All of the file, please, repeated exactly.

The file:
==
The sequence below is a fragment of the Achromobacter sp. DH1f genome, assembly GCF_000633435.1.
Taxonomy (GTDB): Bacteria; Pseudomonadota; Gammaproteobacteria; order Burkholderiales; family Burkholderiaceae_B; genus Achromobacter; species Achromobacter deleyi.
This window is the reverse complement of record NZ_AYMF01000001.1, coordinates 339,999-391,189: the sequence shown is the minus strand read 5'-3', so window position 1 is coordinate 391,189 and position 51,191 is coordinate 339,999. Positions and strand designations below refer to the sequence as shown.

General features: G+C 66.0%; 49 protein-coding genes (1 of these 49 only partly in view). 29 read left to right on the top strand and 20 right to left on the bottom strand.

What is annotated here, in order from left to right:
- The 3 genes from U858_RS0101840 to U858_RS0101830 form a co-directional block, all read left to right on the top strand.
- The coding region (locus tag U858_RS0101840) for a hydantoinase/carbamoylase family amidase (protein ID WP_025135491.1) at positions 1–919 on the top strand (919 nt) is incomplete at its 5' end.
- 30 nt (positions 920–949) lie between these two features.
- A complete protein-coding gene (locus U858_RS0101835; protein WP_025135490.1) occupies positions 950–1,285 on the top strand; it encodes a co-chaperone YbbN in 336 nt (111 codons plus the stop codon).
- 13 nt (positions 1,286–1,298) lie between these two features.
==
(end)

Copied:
The sequence below is a fragment of the Achromobacter sp. DH1f genome, assembly GCF_000633435.1.
Taxonomy (GTDB): Bacteria; Pseudomonadota; Gammaproteobacteria; order Burkholderiales; family Burkholderiaceae_B; genus Achromobacter; species Achromobacter deleyi.
This window is the reverse complement of record NZ_AYMF01000001.1, coordinates 339,999-391,189: the sequence shown is the minus strand read 5'-3', so window position 1 is coordinate 391,189 and position 51,191 is coordinate 339,999. Positions and strand designations below refer to the sequence as shown.

General features: G+C 66.0%; 49 protein-coding genes (1 of these 49 only partly in view). 29 read left to right on the top strand and 20 right to left on the bottom strand.

What is annotated here, in order from left to right:
- The 3 genes from U858_RS0101840 to U858_RS0101830 form a co-directional block, all read left to right on the top strand.
- The coding region (locus tag U858_RS0101840) for a hydantoinase/carbamoylase family amidase (protein ID WP_025135491.1) at positions 1–919 on the top strand (919 nt) is incomplete at its 5' end.
- 30 nt (positions 920–949) lie between these two features.
- A complete protein-coding gene (locus U858_RS0101835; protein WP_025135490.1) occupies positions 950–1,285 on the top strand; it encodes a co-chaperone YbbN in 336 nt (111 codons plus the stop codon).
- 13 nt (positions 1,286–1,298) lie between these two features.